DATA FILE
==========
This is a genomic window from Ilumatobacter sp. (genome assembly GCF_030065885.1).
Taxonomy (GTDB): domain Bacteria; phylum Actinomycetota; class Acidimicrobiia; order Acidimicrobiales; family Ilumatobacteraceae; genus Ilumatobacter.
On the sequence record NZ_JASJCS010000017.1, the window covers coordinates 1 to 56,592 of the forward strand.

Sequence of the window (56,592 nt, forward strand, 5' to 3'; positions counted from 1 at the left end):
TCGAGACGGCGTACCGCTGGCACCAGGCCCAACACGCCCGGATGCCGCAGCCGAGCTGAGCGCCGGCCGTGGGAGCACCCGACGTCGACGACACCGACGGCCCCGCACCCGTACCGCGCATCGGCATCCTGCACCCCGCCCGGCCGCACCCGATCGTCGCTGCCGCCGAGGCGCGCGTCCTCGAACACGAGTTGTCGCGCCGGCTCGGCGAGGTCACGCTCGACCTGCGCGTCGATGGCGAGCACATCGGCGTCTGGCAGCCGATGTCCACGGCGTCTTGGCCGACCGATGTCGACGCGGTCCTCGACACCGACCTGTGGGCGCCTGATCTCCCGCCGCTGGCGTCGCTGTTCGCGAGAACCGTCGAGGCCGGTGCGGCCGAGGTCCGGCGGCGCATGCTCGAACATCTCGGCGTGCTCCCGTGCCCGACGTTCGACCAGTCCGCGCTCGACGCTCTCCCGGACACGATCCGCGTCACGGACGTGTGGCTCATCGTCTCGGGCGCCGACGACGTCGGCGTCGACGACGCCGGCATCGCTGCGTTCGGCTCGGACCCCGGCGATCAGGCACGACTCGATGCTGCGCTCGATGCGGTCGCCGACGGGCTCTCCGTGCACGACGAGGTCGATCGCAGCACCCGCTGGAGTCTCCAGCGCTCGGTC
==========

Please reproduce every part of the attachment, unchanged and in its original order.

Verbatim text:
This is a genomic window from Ilumatobacter sp. (genome assembly GCF_030065885.1).
Taxonomy (GTDB): domain Bacteria; phylum Actinomycetota; class Acidimicrobiia; order Acidimicrobiales; family Ilumatobacteraceae; genus Ilumatobacter.
On the sequence record NZ_JASJCS010000017.1, the window covers coordinates 1 to 56,592 of the forward strand.

Sequence of the window (56,592 nt, forward strand, 5' to 3'; positions counted from 1 at the left end):
TCGAGACGGCGTACCGCTGGCACCAGGCCCAACACGCCCGGATGCCGCAGCCGAGCTGAGCGCCGGCCGTGGGAGCACCCGACGTCGACGACACCGACGGCCCCGCACCCGTACCGCGCATCGGCATCCTGCACCCCGCCCGGCCGCACCCGATCGTCGCTGCCGCCGAGGCGCGCGTCCTCGAACACGAGTTGTCGCGCCGGCTCGGCGAGGTCACGCTCGACCTGCGCGTCGATGGCGAGCACATCGGCGTCTGGCAGCCGATGTCCACGGCGTCTTGGCCGACCGATGTCGACGCGGTCCTCGACACCGACCTGTGGGCGCCTGATCTCCCGCCGCTGGCGTCGCTGTTCGCGAGAACCGTCGAGGCCGGTGCGGCCGAGGTCCGGCGGCGCATGCTCGAACATCTCGGCGTGCTCCCGTGCCCGACGTTCGACCAGTCCGCGCTCGACGCTCTCCCGGACACGATCCGCGTCACGGACGTGTGGCTCATCGTCTCGGGCGCCGACGACGTCGGCGTCGACGACGCCGGCATCGCTGCGTTCGGCTCGGACCCCGGCGATCAGGCACGACTCGATGCTGCGCTCGATGCGGTCGCCGACGGGCTCTCCGTGCACGACGAGGTCGATCGCAGCACCCGCTGGAGTCTCCAGCGCTCGGTC